RPattz also dishes on James Dean, being typecast as Edward and the scene that nearly landed him in jail.
By Larry Carroll
By now, you've probably watched the "Eclipse" trailer a half-million times, eager to catch every last glimpse of Robert Pattinson. But don't forget that this weekend brings the chance to see the trailer on the big screen when it plays before showings of RPattz's new drama "Remember Me."
Still not enough Rob for you? Well, before you go see the movie this weekend, read on for an interview RPattz did with our friends at MTV Radio. In it, he spills the beans on playing a "Remember Me" rebel without a cause, his reasons for being brooding and wounded in real life, and why people like hitting him.
MTV: How do you like not biting someone?
Robert Pattinson: I bit people in this! [Laughs.] No, I didn't. It's different. I feel like I'm missing out on something, but it's a relief not having all that makeup on.
MTV: What attracted you to this role?
Pattinson: I read it after the first "Twilight" film, and I always liked it. It was always in the back of my mind. And then the opportunity came up between the second and third ones, which was a small period of time, so you can only do a certain type of movie. I was trying to remember all the little things I'd read, and this was perfect, and it didn't need any real prep time or anything. There was something different about it. It didn't fit into a typical teen movie, and it seemed quite realistic.
MTV: People say you remind them of James Dean. Do you count him as an influence?
Pattinson: I think James Dean was one of the most influential people on young guys — especially actors — definitely in the last 50 years. I'm not ashamed to say I am very much influenced by him.
MTV: This character bears many similar traits to Edward Cullen. Are you worried about being typecast at all?
Pattinson: Maybe I am brooding and wounded, and I'm just realizing it. [Laughs.] No, I'm not. You take little steps [as you go from role to role]. I'm always quite aware of how people are going to view things, and you have to go halfway. If I did something playing a 400-pound woman, people are going to judge it a bit more harshly than other people who've been doing character parts for 20 years. All the projects I'm doing, I'm not doing in a calculated way, but they seem like little baby steps towards other things. What I'm doing now is intensity — I like that. It's what I like in characters.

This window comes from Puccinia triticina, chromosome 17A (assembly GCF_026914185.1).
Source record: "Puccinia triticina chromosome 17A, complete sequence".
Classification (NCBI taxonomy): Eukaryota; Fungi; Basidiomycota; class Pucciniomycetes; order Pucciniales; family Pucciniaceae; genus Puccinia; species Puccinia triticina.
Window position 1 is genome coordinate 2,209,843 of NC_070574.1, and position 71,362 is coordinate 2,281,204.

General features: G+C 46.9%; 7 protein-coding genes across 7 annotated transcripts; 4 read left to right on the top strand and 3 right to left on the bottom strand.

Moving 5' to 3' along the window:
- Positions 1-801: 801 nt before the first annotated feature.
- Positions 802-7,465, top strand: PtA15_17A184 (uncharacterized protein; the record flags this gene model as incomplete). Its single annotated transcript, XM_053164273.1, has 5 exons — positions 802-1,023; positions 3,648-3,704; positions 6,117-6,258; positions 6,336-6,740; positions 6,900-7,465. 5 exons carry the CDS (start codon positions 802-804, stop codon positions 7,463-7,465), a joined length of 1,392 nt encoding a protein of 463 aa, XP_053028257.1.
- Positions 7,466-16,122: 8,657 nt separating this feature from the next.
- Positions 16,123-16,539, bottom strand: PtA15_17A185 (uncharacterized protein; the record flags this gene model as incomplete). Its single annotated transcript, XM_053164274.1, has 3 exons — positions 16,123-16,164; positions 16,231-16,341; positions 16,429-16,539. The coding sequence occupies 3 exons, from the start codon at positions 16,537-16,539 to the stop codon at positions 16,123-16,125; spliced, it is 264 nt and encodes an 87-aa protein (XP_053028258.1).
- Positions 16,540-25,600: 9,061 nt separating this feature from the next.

MTV: This film deals with some violent, random acts. Is there something you were able to bring from your past to this role?
Pattinson: It was more about the reactions after, about how [my character] dealt with random events. ... He has a blasé attitude, even when it's him who is harmed. I always related to that; looking back in the past and having grudges and things, I don't really do that. But the violence and things, the way his violence comes out, it's illogical and it's not against legitimate targets. I related to that — when you have a spasm of rage, it goes almost every time through the wrong target and causes more problems. It's better to keep it chained up.
MTV: There's a scene where you go pretty crazy in a schoolroom, opposite a young actress.
Pattinson: There was one take of that they had to cut out, because it looked like I'd not only be in jail for vandalism, but for child abuse as well! I spun the desk around and the desk fell over, and she literally ran away out of the classroom! I was supposed to continue on with the scene, but I was like, "Oh my God, I'm actually going to get arrested!" She looked absolutely terrified afterwards.
MTV: You've said that you have been beaten up a few times. Who beat you up?
Pattinson: A lot of people, when I was younger. I was a bit of an idiot, always unprovoked — in my eyes, anyways.
MTV: Was it a school-bully thing?
Pattinson: No, it was after school, generally. Like, after I first started acting and I liked to behave like an actor — or what I thought was an actor — it generally provoked a lot of people into hitting me.